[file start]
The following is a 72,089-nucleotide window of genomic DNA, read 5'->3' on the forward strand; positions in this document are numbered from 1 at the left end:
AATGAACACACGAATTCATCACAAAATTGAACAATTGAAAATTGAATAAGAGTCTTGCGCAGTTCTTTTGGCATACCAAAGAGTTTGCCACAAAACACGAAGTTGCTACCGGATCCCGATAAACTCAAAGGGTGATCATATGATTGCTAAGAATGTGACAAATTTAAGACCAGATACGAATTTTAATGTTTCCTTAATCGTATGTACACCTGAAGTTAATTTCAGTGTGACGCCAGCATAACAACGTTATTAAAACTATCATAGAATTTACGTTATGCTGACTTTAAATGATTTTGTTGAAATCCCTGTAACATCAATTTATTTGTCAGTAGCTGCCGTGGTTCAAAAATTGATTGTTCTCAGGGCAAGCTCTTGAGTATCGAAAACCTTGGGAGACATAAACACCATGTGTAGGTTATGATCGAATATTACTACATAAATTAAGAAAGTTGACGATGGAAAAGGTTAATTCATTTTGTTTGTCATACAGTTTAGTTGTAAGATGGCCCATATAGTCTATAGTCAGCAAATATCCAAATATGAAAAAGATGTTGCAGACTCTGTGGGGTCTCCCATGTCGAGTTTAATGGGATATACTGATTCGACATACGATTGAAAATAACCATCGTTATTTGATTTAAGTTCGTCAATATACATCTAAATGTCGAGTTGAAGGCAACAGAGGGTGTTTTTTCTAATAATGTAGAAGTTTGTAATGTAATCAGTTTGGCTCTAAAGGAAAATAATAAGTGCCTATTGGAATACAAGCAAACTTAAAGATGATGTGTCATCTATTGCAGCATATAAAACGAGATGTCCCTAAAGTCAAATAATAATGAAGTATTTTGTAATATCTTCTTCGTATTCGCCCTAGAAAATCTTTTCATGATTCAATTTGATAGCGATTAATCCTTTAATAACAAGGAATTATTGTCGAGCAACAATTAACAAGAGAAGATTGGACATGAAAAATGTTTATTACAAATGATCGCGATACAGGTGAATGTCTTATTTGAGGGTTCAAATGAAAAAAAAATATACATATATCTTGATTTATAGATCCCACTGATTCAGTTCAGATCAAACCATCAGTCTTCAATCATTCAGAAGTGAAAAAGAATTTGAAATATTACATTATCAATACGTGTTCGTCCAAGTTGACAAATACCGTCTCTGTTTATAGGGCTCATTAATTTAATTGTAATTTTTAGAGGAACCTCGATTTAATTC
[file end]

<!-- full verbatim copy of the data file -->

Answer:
The following is a 72,089-nucleotide window of genomic DNA, read 5'->3' on the forward strand; positions in this document are numbered from 1 at the left end:
AATGAACACACGAATTCATCACAAAATTGAACAATTGAAAATTGAATAAGAGTCTTGCGCAGTTCTTTTGGCATACCAAAGAGTTTGCCACAAAACACGAAGTTGCTACCGGATCCCGATAAACTCAAAGGGTGATCATATGATTGCTAAGAATGTGACAAATTTAAGACCAGATACGAATTTTAATGTTTCCTTAATCGTATGTACACCTGAAGTTAATTTCAGTGTGACGCCAGCATAACAACGTTATTAAAACTATCATAGAATTTACGTTATGCTGACTTTAAATGATTTTGTTGAAATCCCTGTAACATCAATTTATTTGTCAGTAGCTGCCGTGGTTCAAAAATTGATTGTTCTCAGGGCAAGCTCTTGAGTATCGAAAACCTTGGGAGACATAAACACCATGTGTAGGTTATGATCGAATATTACTACATAAATTAAGAAAGTTGACGATGGAAAAGGTTAATTCATTTTGTTTGTCATACAGTTTAGTTGTAAGATGGCCCATATAGTCTATAGTCAGCAAATATCCAAATATGAAAAAGATGTTGCAGACTCTGTGGGGTCTCCCATGTCGAGTTTAATGGGATATACTGATTCGACATACGATTGAAAATAACCATCGTTATTTGATTTAAGTTCGTCAATATACATCTAAATGTCGAGTTGAAGGCAACAGAGGGTGTTTTTTCTAATAATGTAGAAGTTTGTAATGTAATCAGTTTGGCTCTAAAGGAAAATAATAAGTGCCTATTGGAATACAAGCAAACTTAAAGATGATGTGTCATCTATTGCAGCATATAAAACGAGATGTCCCTAAAGTCAAATAATAATGAAGTATTTTGTAATATCTTCTTCGTATTCGCCCTAGAAAATCTTTTCATGATTCAATTTGATAGCGATTAATCCTTTAATAACAAGGAATTATTGTCGAGCAACAATTAACAAGAGAAGATTGGACATGAAAAATGTTTATTACAAATGATCGCGATACAGGTGAATGTCTTATTTGAGGGTTCAAATGAAAAAAAAATATACATATATCTTGATTTATAGATCCCACTGATTCAGTTCAGATCAAACCATCAGTCTTCAATCATTCAGAAGTGAAAAAGAATTTGAAATATTACATTATCAATACGTGTTCGTCCAAGTTGACAAATACCGTCTCTGTTTATAGGGCTCATTAATTTAATTGTAATTTTTAGAGGAACCTCGATTTAATTC